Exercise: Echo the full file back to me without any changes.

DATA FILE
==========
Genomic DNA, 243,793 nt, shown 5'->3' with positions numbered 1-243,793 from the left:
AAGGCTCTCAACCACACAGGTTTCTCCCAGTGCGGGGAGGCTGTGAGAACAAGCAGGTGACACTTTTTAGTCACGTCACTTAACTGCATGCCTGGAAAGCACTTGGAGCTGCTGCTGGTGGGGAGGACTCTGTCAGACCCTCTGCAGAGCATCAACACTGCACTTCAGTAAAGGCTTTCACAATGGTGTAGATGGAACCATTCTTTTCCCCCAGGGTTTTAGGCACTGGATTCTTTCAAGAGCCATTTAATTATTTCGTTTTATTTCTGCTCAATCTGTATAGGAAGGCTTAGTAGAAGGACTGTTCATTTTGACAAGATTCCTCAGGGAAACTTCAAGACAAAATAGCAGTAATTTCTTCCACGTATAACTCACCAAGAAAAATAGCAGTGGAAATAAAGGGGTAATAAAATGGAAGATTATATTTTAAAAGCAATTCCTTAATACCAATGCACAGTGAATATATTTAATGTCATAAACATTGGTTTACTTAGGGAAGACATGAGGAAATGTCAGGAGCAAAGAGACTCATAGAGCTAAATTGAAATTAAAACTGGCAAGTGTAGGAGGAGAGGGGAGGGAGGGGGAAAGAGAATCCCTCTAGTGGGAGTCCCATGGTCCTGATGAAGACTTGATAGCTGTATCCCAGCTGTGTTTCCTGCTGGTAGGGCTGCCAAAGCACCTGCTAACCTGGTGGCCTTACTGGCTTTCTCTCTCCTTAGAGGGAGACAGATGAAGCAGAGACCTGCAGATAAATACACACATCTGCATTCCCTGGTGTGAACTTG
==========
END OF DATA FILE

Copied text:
Genomic DNA, 243,793 nt, shown 5'->3' with positions numbered 1-243,793 from the left:
AAGGCTCTCAACCACACAGGTTTCTCCCAGTGCGGGGAGGCTGTGAGAACAAGCAGGTGACACTTTTTAGTCACGTCACTTAACTGCATGCCTGGAAAGCACTTGGAGCTGCTGCTGGTGGGGAGGACTCTGTCAGACCCTCTGCAGAGCATCAACACTGCACTTCAGTAAAGGCTTTCACAATGGTGTAGATGGAACCATTCTTTTCCCCCAGGGTTTTAGGCACTGGATTCTTTCAAGAGCCATTTAATTATTTCGTTTTATTTCTGCTCAATCTGTATAGGAAGGCTTAGTAGAAGGACTGTTCATTTTGACAAGATTCCTCAGGGAAACTTCAAGACAAAATAGCAGTAATTTCTTCCACGTATAACTCACCAAGAAAAATAGCAGTGGAAATAAAGGGGTAATAAAATGGAAGATTATATTTTAAAAGCAATTCCTTAATACCAATGCACAGTGAATATATTTAATGTCATAAACATTGGTTTACTTAGGGAAGACATGAGGAAATGTCAGGAGCAAAGAGACTCATAGAGCTAAATTGAAATTAAAACTGGCAAGTGTAGGAGGAGAGGGGAGGGAGGGGGAAAGAGAATCCCTCTAGTGGGAGTCCCATGGTCCTGATGAAGACTTGATAGCTGTATCCCAGCTGTGTTTCCTGCTGGTAGGGCTGCCAAAGCACCTGCTAACCTGGTGGCCTTACTGGCTTTCTCTCTCCTTAGAGGGAGACAGATGAAGCAGAGACCTGCAGATAAATACACACATCTGCATTCCCTGGTGTGAACTTG